Toyota and the Repo Man – Where We Are

Toyota and the Repo Man – Where We Are
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The newspaper didn’t put the two articles side-by-side, but they should have. The messages, after all, are unmistakable.

Car companies are in trouble, and not just the ones that are on the list of usual suspects, such as General Motors.

Add Toyota to the list.

According to USA Today, it was revealed by Toyota last week that since this past August the company has been extending SEVEN YEAR loans on new cars, all in order to keep sales up by cutting monthly payments to customers.

No more than any other auto company can Toyota keep this up.

Another USA Today article addressed the consequences:

The headline was “Repo Lots Overflow with Reclaimed Cars.”

(more after the jump)

The rate of auto repossession – referred to now as “collateral acquisition and remarketing” - is up 10% in the last year and up over 30% in the past ten years. The recent increase in repossessions is concentrated in more upscale vehicles, particularly pick-up trucks. But the core cause of the increase in repossessions is – can you say you’re surprised – overly “generous” auto loans, according to the chief economist for Manheim, an auto wholesaler. The chief executive at a large an auto auction company agrees, saying that his lots currently are “overflowing” with repossessed vehicles. The head of a Florida repossession company says his business “has skyrocketed.”

Yet, into the teeth of this storm, Toyota is pushing seven year car loans to keep sales up.

Just to be fair to Toyota, it’s undoubtedly not the only car company doing this, or something close to it. It’s been an industry pattern for decades.

But, it is creating an unsustainable level of consumer auto debt, and that has enormous and long-term implications for the overall economy.

In effect, car sales have become an automotive version of a classic pyramid scheme, in which an investor is promised – and receives – an unusually high rate of return. This, of course, encourages him to invest more and encourages others to invest. The only problem is that the return isn’t being paid from profits, but rather from the ever-growing flow of new investment money coming in from new investors.

Of course, the concept is doomed from the start. Eventually, there just aren’t enough people left to grown the scheme further, the flow of new money becomes inadequate, and the scheme collapses.

Carmakers are in the exact same position today as the famous proprietors of the pyramid scheme, such as Charles Ponzi, whose version was sufficiently, albeit temporarily, successful that his name has ever since been attached to the “Ponzi scheme.”

A seven year car loan is based on one unstated premise, which is shared by the lender and the borrower:

That it will be paid back by the borrowing of more money.

There is a reason why car loans have grown so long, and it’s not the price of the car.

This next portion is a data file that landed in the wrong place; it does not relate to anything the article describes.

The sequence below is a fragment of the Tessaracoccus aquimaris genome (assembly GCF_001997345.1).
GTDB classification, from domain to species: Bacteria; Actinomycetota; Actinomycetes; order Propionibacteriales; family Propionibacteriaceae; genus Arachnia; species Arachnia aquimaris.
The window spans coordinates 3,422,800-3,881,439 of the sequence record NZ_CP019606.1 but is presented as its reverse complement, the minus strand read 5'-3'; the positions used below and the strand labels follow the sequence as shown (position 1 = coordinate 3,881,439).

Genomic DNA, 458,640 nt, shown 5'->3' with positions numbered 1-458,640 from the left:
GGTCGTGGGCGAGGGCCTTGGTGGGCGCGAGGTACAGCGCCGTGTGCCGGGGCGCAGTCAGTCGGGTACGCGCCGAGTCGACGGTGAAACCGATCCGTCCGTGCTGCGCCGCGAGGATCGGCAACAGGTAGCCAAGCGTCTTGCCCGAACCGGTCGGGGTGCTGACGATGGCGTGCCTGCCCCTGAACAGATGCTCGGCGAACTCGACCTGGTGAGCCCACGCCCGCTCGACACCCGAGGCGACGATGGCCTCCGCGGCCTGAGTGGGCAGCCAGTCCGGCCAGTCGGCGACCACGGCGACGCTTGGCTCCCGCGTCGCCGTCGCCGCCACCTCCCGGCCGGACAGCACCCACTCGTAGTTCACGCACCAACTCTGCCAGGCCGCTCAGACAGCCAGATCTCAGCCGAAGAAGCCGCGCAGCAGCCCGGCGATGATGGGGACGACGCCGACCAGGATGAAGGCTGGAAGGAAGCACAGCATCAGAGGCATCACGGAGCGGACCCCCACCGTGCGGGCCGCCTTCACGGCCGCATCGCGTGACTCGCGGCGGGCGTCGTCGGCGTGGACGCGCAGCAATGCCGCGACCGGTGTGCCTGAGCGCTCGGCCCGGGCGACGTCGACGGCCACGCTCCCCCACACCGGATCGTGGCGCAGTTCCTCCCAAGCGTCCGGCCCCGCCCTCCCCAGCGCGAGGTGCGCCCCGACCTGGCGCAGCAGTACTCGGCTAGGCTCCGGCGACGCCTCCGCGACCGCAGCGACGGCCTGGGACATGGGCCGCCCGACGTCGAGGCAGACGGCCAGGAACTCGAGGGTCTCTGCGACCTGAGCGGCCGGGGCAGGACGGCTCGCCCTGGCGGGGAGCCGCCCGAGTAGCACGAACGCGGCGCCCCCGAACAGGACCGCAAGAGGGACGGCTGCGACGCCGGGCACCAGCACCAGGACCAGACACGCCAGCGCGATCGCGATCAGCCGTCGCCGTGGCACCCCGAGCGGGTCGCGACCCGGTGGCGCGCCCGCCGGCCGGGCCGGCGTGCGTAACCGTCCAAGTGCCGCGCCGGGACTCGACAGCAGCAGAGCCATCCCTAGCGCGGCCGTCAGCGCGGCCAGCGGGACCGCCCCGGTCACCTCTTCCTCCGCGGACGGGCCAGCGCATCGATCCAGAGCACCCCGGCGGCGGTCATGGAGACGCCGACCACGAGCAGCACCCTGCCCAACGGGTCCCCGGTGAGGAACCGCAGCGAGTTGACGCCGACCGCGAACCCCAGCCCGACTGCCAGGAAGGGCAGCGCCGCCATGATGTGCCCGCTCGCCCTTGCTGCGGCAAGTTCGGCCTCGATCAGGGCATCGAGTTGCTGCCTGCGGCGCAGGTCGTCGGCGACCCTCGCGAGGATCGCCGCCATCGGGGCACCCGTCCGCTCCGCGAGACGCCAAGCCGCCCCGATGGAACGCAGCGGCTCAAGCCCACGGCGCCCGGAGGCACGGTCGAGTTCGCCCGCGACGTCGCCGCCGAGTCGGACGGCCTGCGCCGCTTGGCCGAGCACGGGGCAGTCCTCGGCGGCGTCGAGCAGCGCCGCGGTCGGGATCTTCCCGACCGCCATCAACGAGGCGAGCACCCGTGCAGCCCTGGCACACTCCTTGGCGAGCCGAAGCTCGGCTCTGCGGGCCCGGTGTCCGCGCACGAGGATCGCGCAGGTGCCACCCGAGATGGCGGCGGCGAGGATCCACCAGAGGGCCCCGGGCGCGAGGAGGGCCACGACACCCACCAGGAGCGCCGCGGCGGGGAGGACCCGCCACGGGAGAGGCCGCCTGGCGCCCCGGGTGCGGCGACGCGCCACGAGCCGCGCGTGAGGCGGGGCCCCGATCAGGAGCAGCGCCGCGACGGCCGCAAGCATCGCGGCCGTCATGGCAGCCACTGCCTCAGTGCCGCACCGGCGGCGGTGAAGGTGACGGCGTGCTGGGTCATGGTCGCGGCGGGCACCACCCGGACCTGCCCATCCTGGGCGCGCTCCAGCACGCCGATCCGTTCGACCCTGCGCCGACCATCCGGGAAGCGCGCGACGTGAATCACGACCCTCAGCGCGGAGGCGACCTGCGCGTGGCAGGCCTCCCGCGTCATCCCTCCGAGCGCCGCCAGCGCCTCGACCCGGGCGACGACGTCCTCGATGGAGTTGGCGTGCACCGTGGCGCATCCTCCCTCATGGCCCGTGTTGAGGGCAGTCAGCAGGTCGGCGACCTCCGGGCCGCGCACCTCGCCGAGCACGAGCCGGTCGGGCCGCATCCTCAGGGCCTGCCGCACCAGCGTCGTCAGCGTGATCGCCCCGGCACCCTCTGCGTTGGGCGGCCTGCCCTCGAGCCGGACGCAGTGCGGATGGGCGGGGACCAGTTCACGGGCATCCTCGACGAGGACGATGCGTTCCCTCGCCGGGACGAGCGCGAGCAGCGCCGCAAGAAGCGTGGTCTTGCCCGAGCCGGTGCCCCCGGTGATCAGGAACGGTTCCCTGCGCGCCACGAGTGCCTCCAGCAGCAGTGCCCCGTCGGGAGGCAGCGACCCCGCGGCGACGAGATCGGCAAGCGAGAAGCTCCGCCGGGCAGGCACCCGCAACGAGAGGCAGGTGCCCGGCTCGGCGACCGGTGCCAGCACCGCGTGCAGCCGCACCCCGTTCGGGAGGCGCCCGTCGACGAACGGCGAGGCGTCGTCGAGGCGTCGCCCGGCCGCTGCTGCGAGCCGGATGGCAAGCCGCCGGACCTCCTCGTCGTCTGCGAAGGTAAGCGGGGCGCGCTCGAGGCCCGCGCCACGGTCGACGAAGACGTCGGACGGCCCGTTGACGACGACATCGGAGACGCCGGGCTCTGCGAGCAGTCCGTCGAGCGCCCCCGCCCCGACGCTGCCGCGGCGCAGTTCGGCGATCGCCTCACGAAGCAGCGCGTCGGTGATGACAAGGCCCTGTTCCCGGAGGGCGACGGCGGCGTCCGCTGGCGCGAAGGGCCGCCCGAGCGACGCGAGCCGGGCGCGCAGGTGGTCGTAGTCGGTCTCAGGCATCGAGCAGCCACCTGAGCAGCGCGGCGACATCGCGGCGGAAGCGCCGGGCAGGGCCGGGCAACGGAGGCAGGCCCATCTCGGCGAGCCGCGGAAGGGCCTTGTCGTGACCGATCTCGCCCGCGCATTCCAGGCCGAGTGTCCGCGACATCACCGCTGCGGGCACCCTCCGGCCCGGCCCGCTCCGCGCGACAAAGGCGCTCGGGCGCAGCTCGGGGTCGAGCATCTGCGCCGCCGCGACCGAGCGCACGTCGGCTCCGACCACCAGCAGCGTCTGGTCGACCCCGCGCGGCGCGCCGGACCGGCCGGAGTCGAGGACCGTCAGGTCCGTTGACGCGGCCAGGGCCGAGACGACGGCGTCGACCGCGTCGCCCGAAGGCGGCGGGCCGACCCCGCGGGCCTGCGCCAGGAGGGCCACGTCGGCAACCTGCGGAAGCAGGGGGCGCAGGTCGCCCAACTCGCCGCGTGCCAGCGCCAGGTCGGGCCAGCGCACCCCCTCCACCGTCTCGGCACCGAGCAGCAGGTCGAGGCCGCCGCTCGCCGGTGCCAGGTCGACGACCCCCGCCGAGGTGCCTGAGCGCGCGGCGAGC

Adjusted for inflation, for equipment which is standard now but was optional or unavailable then, the price of the average new car in the United States has not risen in fifty years. But, the length of the average new car loan has grown astronomically.

The reason?

The short answer is that buyers have been rolling over unpaid debt from previous car loans into loans for new cars, and doing it over and over. According to one study recently cited in the Los Angeles Times, the average new car loan term now exceeds five years and, even worse, the borrower is “upside down” on the loan the instant the papers are signed. In other words, even before the car leaves the showroom – at its actual purchase price – it’s worth less than the loan balance.

One website commenting on buyers signing seven year car loans headlined the story: “Stretching Out a (sic) Automobile Loan Over Seven Years? Are You Stupid?”

The article suggested that buyers who made that deal were, indeed, stupid.

But, why shouldn’t you accept a free – or partly free – car?

In reality, viewed from the perspective of an economist, it is the lender who is taking the risk in making extended term car loans.

It is the lenders who are knowingly making loans to a borrower who has no incentive ever to repay the entire loan according to the terms of the loan contract. It is the lenders who are knowingly making loans on cars that are not worth the amount of the loan. It is the lenders who are expecting the loan ultimately to be repaid from another loan, not the pocket of the borrower.

But, that’s only the short answer. It does not explain how this happened, which is the real answer.

The real answer’s in Part Two.

Ralph Kalal
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  (6021) posted on 02.20.2008

I am only halfway through the article, but can you say crash? Not really, but it reminds me vaguely of the financial events that led to the market crash in the early part of the last century.

Car Finder: